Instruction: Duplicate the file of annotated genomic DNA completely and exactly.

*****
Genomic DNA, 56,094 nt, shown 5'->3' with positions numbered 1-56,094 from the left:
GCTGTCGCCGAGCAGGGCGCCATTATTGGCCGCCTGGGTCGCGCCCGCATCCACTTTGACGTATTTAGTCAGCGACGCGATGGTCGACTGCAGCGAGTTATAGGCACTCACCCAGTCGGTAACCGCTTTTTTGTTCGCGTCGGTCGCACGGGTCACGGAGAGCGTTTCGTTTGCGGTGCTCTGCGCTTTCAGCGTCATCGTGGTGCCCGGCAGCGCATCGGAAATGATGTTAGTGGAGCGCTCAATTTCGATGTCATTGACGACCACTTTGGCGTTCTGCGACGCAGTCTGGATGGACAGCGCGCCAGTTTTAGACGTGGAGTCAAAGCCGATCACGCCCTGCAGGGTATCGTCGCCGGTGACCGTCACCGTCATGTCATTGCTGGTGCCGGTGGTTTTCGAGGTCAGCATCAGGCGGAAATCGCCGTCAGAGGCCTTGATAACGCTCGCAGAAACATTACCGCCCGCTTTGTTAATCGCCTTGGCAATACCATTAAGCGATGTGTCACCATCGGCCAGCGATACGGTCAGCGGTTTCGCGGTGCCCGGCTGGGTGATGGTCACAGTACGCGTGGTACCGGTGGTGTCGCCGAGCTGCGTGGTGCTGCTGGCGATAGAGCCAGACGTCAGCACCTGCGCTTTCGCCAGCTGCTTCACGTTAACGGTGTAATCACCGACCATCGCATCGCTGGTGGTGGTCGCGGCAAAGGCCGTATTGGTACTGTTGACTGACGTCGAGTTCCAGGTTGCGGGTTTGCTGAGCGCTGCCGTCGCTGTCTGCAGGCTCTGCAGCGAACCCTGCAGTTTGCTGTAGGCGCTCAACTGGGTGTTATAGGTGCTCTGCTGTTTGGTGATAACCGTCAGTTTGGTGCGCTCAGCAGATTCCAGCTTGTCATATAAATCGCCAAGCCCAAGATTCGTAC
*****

Genomic DNA, 56,094 nt, shown 5'->3' with positions numbered 1-56,094 from the left:
GCTGTCGCCGAGCAGGGCGCCATTATTGGCCGCCTGGGTCGCGCCCGCATCCACTTTGACGTATTTAGTCAGCGACGCGATGGTCGACTGCAGCGAGTTATAGGCACTCACCCAGTCGGTAACCGCTTTTTTGTTCGCGTCGGTCGCACGGGTCACGGAGAGCGTTTCGTTTGCGGTGCTCTGCGCTTTCAGCGTCATCGTGGTGCCCGGCAGCGCATCGGAAATGATGTTAGTGGAGCGCTCAATTTCGATGTCATTGACGACCACTTTGGCGTTCTGCGACGCAGTCTGGATGGACAGCGCGCCAGTTTTAGACGTGGAGTCAAAGCCGATCACGCCCTGCAGGGTATCGTCGCCGGTGACCGTCACCGTCATGTCATTGCTGGTGCCGGTGGTTTTCGAGGTCAGCATCAGGCGGAAATCGCCGTCAGAGGCCTTGATAACGCTCGCAGAAACATTACCGCCCGCTTTGTTAATCGCCTTGGCAATACCATTAAGCGATGTGTCACCATCGGCCAGCGATACGGTCAGCGGTTTCGCGGTGCCCGGCTGGGTGATGGTCACAGTACGCGTGGTACCGGTGGTGTCGCCGAGCTGCGTGGTGCTGCTGGCGATAGAGCCAGACGTCAGCACCTGCGCTTTCGCCAGCTGCTTCACGTTAACGGTGTAATCACCGACCATCGCATCGCTGGTGGTGGTCGCGGCAAAGGCCGTATTGGTACTGTTGACTGACGTCGAGTTCCAGGTTGCGGGTTTGCTGAGCGCTGCCGTCGCTGTCTGCAGGCTCTGCAGCGAACCCTGCAGTTTGCTGTAGGCGCTCAACTGGGTGTTATAGGTGCTCTGCTGTTTGGTGATAACCGTCAGTTTGGTGCGCTCAGCAGATTCCAGCTTGTCATATAAATCGCCAAGCCCAAGATTCGTAC